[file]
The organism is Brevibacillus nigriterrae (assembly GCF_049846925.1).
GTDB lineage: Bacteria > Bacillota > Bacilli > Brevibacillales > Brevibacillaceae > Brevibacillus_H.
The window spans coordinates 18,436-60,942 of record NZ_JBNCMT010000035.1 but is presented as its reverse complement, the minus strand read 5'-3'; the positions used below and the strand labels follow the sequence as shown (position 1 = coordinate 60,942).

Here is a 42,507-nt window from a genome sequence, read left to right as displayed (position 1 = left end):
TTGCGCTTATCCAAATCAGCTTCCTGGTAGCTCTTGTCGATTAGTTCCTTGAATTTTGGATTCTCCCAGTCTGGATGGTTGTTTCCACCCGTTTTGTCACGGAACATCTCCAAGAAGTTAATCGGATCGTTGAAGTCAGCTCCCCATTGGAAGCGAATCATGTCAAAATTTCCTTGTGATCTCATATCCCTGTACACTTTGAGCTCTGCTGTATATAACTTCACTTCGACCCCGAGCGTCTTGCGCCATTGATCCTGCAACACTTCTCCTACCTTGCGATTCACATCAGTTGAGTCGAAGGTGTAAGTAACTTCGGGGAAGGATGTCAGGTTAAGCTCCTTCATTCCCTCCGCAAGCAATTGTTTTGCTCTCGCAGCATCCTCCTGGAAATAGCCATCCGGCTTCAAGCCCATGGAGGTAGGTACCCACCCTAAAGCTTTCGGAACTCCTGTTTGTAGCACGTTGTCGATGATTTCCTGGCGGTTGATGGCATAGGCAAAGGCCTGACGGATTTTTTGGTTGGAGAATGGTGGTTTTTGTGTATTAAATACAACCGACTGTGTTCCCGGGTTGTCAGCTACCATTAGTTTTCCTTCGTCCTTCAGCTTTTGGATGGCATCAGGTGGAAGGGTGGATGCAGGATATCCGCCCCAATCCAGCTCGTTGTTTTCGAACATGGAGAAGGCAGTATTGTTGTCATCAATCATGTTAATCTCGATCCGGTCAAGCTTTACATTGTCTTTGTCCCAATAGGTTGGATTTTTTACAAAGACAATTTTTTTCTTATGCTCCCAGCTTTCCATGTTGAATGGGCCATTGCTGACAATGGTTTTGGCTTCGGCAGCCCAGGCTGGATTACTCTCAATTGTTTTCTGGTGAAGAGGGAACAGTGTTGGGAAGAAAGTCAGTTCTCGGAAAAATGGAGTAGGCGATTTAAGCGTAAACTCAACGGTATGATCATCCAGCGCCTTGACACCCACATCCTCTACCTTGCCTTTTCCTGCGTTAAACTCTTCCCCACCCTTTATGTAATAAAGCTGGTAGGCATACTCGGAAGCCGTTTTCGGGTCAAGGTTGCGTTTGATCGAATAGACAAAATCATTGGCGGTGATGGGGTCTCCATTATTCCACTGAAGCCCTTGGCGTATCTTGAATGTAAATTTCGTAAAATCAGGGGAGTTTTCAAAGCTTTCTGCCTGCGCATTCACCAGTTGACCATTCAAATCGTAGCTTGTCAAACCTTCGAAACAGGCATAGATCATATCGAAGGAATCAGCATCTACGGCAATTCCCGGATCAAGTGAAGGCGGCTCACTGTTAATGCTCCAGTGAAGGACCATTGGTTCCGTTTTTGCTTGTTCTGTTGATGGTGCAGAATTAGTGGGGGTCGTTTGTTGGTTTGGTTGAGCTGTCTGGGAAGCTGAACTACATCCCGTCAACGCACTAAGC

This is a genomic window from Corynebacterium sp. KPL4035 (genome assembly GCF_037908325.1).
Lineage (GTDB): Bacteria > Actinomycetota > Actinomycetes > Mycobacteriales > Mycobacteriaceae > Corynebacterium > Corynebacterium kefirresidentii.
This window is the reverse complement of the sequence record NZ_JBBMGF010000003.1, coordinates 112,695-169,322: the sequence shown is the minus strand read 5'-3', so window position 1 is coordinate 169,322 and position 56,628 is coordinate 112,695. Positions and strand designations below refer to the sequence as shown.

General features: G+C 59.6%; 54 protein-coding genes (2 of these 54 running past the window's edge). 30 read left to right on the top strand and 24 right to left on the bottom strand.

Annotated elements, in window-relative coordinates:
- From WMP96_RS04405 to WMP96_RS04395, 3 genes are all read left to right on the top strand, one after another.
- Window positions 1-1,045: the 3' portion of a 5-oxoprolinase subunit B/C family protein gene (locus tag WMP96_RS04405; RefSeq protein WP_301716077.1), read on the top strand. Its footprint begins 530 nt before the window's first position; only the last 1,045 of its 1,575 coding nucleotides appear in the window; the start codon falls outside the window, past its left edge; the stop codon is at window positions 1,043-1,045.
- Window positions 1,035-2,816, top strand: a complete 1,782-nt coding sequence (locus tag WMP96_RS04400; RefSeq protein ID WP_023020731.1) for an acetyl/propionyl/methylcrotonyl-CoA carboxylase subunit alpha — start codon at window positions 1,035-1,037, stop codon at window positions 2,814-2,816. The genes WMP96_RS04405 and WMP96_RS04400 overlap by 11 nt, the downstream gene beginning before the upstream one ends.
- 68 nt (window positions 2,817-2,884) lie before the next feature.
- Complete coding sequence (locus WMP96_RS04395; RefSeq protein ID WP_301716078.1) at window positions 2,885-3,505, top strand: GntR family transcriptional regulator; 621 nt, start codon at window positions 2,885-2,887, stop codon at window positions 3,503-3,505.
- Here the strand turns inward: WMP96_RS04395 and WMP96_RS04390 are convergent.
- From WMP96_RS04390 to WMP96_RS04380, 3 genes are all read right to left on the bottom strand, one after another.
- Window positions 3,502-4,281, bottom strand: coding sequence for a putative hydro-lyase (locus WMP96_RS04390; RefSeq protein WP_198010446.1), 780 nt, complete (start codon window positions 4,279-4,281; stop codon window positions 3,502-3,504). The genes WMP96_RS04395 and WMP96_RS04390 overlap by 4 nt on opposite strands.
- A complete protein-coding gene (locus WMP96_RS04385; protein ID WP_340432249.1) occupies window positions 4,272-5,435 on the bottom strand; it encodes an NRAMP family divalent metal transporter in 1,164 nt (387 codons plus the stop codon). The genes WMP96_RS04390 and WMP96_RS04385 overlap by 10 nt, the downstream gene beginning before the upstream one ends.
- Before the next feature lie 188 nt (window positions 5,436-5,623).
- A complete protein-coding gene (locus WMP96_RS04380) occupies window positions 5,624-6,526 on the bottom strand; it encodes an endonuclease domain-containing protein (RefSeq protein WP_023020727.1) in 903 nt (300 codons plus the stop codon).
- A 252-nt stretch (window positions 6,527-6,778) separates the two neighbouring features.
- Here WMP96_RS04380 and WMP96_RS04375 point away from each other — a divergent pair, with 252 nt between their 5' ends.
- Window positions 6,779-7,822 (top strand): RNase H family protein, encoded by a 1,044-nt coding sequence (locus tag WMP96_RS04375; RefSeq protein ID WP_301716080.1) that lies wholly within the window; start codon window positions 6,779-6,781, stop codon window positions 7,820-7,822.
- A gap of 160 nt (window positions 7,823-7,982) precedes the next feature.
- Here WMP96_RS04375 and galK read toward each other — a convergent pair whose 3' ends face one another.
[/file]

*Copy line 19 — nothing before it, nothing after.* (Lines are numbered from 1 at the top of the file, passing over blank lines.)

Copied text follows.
- A complete protein-coding gene (locus WMP96_RS04385; protein ID WP_340432249.1) occupies window positions 4,272-5,435 on the bottom strand; it encodes an NRAMP family divalent metal transporter in 1,164 nt (387 codons plus the stop codon). The genes WMP96_RS04390 and WMP96_RS04385 overlap by 10 nt, the downstream gene beginning before the upstream one ends.